Eric Redfern: Eric was born in 1904 in Edmonton before his father moved to Chesham Bois. Eric having spent his early life working in London before he moved to Cheshire and Lancashire and was lost to the club.
The Berkhamsted XV for Boxing Day was drawn together by rugby enthusiast R.O Hutchison while K.E Halton led the visiting side. In spite of rain, the ground at Berkhamsted was in excellent condition that resulted in a fast and open game considering the two scratch sides. The Berkhamsted scrum included the Oxford Blue, A de H Boyd who went on to live in Ceylon and the experienced old Blue R.O Hutchison which enabled the Berkhamsted three-quarters to gain the advantage and score a try and a placed goal, eight points to nil at half time.
The match report, as with all further match reports was recorded in the Bucks Examiner, thanks to new club rule 10 which insisted “that all match reports were to be sent to the press”.
Hugh Halton in his early memoirs from Florida, USA clearly recalls that arrangements were made with Mr Yates of the Dr. Challoners Grammar School to play on their ground on alternate seasons. Mr Yates was also a member of the Chiltern Cricket Club as was the Haltons and the future President Ivor Stewart-Liberty.
The 1924 Chiltern Boxing Day team: D. Forbes (fullback), R.B Middleton, H.W Halton, E.A Redfern, N.S Finlason (three quarters) J. Tragett, K.E Halton (Capt.) (half-backs) I. Forbes, A.W.W Side, G.L Stroud, P.H Stacey, F.L Stroud, A. Smith, G.W.O Moore, O.E.F Moore, (forwards). Olaf Ernest Fine Moore at No.8 was much later to become a victim of the Second World War when he died of colitis as a prisoner of the Japanese at the Malai Camp, India in November 1943. He is commemorated locally on the Amersham war memorial and at Chiltern RFC. Olaf travelled to Singapore in 1934 and again in 1938.
Following the match, another meeting was held at Eric Redfern’s house on December 27th, 1924 where again Eric Redfern was again directed to try a local landowner Mr. Ivins in an attempt to hire his field in Clifton Road, Chesham Bois. Flushed with the immediate and responsive success Eric Redfern quickly announced that a general meeting would take place at the Halton household ‘El Ezbah’ in Copperkins Lane on Monday 25th, January 1925 where a formal governing and selection committee was formed. El Ezbah, Copperkins Lane became the official headquarters of the club until 1946.
Kenneth E Halton, Hugh W Halton, Donald S Richardson, Albert W.W Side and Eric A Redfern were elected as the general and selection committee with D.S Richardson elected as honorary treasurer and E.A Redfern as honorary secretary.
Playing members subscriptions were fixed for the rest of the season at ten shillings and sixpence for full members, ten shillings and sixpence for honorary members and five shillings for holiday, school and University members. The secretary was asked to purchase a set of club shirts as he had textile connections in the city, he chose a white shirt with a 7 inch claret band across the chest from Mr. George Lewin’s sports shop in Crooked Lane, City of London.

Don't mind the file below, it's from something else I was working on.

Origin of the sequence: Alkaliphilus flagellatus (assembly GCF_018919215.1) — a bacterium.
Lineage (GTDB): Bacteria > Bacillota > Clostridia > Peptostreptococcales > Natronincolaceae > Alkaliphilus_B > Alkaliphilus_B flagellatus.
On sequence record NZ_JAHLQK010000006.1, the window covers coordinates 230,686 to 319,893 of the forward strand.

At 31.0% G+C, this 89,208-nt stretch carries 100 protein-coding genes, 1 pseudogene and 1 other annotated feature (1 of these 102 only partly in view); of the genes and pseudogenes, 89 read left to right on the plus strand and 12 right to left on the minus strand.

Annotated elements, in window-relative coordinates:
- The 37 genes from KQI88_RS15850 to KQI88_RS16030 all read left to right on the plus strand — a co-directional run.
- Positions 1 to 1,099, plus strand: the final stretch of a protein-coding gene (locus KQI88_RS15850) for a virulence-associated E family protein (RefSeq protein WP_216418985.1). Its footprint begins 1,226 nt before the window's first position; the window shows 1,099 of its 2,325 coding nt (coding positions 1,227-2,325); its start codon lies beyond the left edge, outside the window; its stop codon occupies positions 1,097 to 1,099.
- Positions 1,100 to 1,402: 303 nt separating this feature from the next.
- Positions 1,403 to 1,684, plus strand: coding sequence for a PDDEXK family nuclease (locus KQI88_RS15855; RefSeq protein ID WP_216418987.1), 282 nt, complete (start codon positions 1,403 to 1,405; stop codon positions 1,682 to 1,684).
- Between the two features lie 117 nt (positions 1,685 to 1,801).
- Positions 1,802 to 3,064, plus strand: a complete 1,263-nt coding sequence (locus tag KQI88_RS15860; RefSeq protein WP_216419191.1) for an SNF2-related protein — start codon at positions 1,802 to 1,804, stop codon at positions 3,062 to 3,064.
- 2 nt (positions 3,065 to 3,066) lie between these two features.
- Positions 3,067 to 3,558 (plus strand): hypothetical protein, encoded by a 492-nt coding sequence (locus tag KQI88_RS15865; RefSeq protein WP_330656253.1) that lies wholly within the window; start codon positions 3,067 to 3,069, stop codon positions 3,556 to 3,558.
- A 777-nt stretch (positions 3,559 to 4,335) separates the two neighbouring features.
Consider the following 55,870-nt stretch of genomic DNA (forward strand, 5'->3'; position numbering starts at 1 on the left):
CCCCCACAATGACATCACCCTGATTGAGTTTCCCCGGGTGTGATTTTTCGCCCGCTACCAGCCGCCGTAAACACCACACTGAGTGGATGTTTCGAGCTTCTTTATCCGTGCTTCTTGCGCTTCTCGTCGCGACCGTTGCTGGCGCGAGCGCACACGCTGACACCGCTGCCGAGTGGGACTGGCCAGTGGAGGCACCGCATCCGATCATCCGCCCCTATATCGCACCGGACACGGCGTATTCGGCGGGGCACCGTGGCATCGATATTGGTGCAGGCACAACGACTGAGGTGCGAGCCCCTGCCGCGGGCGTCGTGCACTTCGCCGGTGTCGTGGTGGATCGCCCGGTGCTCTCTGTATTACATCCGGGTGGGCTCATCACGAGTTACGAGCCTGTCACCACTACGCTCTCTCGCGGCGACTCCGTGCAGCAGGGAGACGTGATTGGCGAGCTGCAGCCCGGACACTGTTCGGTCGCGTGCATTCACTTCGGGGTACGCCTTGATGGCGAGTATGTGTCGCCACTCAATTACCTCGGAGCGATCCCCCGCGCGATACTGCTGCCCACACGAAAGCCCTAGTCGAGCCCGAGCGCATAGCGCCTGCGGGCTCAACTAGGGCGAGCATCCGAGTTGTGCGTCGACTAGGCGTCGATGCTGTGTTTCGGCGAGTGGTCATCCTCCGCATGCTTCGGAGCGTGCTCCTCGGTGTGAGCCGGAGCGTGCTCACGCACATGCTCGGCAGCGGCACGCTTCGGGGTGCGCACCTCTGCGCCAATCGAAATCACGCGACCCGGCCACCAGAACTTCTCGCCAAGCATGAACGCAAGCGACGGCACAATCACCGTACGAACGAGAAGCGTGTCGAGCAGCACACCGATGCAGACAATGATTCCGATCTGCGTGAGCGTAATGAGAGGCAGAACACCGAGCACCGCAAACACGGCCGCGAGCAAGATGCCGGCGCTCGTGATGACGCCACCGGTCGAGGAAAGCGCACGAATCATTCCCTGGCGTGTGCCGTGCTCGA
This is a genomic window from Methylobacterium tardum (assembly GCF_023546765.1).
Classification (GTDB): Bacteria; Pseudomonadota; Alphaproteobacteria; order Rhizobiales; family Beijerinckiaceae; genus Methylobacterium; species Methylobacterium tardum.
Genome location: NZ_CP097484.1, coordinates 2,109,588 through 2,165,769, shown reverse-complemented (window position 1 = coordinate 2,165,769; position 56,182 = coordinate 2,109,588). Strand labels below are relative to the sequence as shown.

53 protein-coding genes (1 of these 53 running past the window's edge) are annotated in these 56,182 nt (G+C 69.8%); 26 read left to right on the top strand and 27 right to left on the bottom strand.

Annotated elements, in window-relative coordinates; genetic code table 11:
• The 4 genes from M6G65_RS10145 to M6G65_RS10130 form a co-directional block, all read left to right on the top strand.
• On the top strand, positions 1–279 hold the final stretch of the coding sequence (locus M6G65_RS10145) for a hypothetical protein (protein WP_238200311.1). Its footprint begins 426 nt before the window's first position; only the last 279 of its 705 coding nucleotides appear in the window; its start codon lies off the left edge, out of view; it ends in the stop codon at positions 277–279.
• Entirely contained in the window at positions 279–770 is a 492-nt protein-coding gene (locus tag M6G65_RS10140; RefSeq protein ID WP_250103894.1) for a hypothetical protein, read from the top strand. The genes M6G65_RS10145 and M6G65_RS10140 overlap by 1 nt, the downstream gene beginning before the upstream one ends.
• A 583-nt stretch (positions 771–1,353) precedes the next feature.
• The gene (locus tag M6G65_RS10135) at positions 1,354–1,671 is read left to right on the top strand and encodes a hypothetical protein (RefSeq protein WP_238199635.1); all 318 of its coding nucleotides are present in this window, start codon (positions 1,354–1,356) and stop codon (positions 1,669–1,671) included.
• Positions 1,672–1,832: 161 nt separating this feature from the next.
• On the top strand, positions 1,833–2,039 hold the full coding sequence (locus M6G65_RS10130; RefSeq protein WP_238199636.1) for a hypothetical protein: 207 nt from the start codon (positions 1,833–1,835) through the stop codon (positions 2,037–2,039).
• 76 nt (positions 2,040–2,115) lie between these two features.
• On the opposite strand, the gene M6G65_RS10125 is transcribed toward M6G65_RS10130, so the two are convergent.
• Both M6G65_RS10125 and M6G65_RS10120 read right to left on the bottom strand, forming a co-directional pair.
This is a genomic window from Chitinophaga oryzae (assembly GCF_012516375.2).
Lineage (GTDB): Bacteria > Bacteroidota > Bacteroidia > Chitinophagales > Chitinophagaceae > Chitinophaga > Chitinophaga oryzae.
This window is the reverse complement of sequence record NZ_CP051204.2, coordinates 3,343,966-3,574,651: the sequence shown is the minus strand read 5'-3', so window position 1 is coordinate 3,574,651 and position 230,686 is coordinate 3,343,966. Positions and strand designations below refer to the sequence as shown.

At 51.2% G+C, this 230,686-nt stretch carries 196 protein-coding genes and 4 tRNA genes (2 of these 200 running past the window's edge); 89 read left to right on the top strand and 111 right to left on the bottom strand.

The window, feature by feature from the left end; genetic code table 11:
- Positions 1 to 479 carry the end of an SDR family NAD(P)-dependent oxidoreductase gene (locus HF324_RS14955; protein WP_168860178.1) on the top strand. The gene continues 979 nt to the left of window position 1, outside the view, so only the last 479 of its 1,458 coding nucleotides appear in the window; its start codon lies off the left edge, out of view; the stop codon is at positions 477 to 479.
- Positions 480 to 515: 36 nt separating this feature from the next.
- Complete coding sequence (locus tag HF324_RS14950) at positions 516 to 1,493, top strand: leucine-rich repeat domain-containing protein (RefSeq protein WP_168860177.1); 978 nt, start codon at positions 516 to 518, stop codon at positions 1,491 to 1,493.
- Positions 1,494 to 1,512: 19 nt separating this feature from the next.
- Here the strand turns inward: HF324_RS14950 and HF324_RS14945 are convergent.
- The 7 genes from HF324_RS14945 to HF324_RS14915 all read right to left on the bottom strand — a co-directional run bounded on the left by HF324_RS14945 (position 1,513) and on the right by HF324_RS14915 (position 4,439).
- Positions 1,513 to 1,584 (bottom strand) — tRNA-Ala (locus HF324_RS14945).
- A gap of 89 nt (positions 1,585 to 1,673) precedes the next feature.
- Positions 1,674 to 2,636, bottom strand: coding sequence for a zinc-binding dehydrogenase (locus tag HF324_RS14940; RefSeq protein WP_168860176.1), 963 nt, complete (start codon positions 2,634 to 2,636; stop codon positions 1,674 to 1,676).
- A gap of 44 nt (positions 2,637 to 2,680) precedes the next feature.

Each of the twenty members that attended the inaugural meeting were instructed to arrange a game against a club previously known to themselves and co-ordinate the fixture with Eric Redfern. Within the week, a complete fixture list was available for the rest of the season. A range of names for the newly formed club were discussed but Ernest Halton had previous experience of these debates, as a year earlier he had been involved in the formation of Chiltern Cricket Club, along with several members of the committee and it was to that name again that the majority voted with the additional title of Wanderers as the club at that time had no home ground.
Before the week was out Thomas “Teddy” Tyrwhitt-Drake and Mr. Ernest Harrison Forward, of Finches Lane, Little Chalfont, Estate, land speculator, developer and the owner of both Bakers Farm and the Pineapple Public House at Amersham Common had offered the use of the field behind his public house together with the use of an old cow shed adjacent to the public house as changing rooms and so the Wanderers in the proposed title of the club was abandoned and only used in future years for touring teams.
The first match of 1925 was arranged on 10th January, against the R.A.F (Halton) at the Halton Camp, Wendover. The match was played on a wet and heavy ground and Chiltern found themselves 12 points to nil down at half time. The second half was more even but the home side crossed the visitor’s line for three more tries, finally winning the game 21 points to nil. The following week, Saturday 17th January was the inaugural home match. The game was to be played on the clubs newly acquired home ground, the visitors were arranged to be Old Merchant Taylors.
The ground itself was in reasonable condition as Fred Jarvis, the local farmer, allowed his six cows to graze the field during the week, but posts had to be erected and thanks to Mr. Albert Gomm, a notable local sportsman and more important to the rugby club a builder and neighbour of the Haltons in Copperkins Lane, donated scaffolding poles and concrete to the club but more importantly, the basic foundations and erection techniques.